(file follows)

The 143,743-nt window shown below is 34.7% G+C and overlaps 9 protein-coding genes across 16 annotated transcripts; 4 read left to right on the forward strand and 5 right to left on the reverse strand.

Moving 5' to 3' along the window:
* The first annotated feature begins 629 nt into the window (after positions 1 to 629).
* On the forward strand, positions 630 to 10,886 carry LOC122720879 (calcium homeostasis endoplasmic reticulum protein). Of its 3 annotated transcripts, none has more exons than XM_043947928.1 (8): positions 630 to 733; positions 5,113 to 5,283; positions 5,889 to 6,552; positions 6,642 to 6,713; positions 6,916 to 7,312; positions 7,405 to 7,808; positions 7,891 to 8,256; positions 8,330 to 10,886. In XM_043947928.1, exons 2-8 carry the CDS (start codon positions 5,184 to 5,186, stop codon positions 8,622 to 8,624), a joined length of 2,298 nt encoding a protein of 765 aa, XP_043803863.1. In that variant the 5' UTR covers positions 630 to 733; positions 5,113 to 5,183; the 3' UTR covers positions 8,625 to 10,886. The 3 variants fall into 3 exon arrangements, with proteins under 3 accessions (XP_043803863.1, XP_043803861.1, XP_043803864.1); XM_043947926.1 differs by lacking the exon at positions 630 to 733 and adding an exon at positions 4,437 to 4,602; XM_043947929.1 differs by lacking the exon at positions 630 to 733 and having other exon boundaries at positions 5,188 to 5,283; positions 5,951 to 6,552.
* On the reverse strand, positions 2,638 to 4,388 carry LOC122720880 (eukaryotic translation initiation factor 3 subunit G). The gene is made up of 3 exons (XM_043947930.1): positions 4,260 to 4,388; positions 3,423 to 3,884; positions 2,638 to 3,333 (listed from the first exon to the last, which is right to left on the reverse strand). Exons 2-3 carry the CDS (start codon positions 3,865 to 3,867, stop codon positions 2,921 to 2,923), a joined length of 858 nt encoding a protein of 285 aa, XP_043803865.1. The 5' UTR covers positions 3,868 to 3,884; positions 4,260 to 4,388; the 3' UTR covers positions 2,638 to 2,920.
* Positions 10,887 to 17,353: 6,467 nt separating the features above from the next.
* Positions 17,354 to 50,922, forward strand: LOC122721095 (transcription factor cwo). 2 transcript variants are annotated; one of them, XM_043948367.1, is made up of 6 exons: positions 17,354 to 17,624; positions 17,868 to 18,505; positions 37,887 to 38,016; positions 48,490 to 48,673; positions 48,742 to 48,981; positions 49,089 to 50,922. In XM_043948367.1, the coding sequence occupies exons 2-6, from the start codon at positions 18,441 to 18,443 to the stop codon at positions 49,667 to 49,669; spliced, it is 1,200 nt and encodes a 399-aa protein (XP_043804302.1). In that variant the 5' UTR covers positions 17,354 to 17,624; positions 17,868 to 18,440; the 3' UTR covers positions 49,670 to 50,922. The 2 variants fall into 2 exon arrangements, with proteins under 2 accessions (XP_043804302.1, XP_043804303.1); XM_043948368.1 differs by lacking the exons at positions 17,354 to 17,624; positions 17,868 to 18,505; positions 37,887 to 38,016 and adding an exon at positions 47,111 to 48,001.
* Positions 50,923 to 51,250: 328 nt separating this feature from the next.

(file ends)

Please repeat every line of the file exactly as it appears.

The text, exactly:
The 143,743-nt window shown below is 34.7% G+C and overlaps 9 protein-coding genes across 16 annotated transcripts; 4 read left to right on the forward strand and 5 right to left on the reverse strand.

Moving 5' to 3' along the window:
* The first annotated feature begins 629 nt into the window (after positions 1 to 629).
* On the forward strand, positions 630 to 10,886 carry LOC122720879 (calcium homeostasis endoplasmic reticulum protein). Of its 3 annotated transcripts, none has more exons than XM_043947928.1 (8): positions 630 to 733; positions 5,113 to 5,283; positions 5,889 to 6,552; positions 6,642 to 6,713; positions 6,916 to 7,312; positions 7,405 to 7,808; positions 7,891 to 8,256; positions 8,330 to 10,886. In XM_043947928.1, exons 2-8 carry the CDS (start codon positions 5,184 to 5,186, stop codon positions 8,622 to 8,624), a joined length of 2,298 nt encoding a protein of 765 aa, XP_043803863.1. In that variant the 5' UTR covers positions 630 to 733; positions 5,113 to 5,183; the 3' UTR covers positions 8,625 to 10,886. The 3 variants fall into 3 exon arrangements, with proteins under 3 accessions (XP_043803863.1, XP_043803861.1, XP_043803864.1); XM_043947926.1 differs by lacking the exon at positions 630 to 733 and adding an exon at positions 4,437 to 4,602; XM_043947929.1 differs by lacking the exon at positions 630 to 733 and having other exon boundaries at positions 5,188 to 5,283; positions 5,951 to 6,552.
* On the reverse strand, positions 2,638 to 4,388 carry LOC122720880 (eukaryotic translation initiation factor 3 subunit G). The gene is made up of 3 exons (XM_043947930.1): positions 4,260 to 4,388; positions 3,423 to 3,884; positions 2,638 to 3,333 (listed from the first exon to the last, which is right to left on the reverse strand). Exons 2-3 carry the CDS (start codon positions 3,865 to 3,867, stop codon positions 2,921 to 2,923), a joined length of 858 nt encoding a protein of 285 aa, XP_043803865.1. The 5' UTR covers positions 3,868 to 3,884; positions 4,260 to 4,388; the 3' UTR covers positions 2,638 to 2,920.
* Positions 10,887 to 17,353: 6,467 nt separating the features above from the next.
* Positions 17,354 to 50,922, forward strand: LOC122721095 (transcription factor cwo). 2 transcript variants are annotated; one of them, XM_043948367.1, is made up of 6 exons: positions 17,354 to 17,624; positions 17,868 to 18,505; positions 37,887 to 38,016; positions 48,490 to 48,673; positions 48,742 to 48,981; positions 49,089 to 50,922. In XM_043948367.1, the coding sequence occupies exons 2-6, from the start codon at positions 18,441 to 18,443 to the stop codon at positions 49,667 to 49,669; spliced, it is 1,200 nt and encodes a 399-aa protein (XP_043804302.1). In that variant the 5' UTR covers positions 17,354 to 17,624; positions 17,868 to 18,440; the 3' UTR covers positions 49,670 to 50,922. The 2 variants fall into 2 exon arrangements, with proteins under 2 accessions (XP_043804302.1, XP_043804303.1); XM_043948368.1 differs by lacking the exons at positions 17,354 to 17,624; positions 17,868 to 18,505; positions 37,887 to 38,016 and adding an exon at positions 47,111 to 48,001.
* Positions 50,923 to 51,250: 328 nt separating this feature from the next.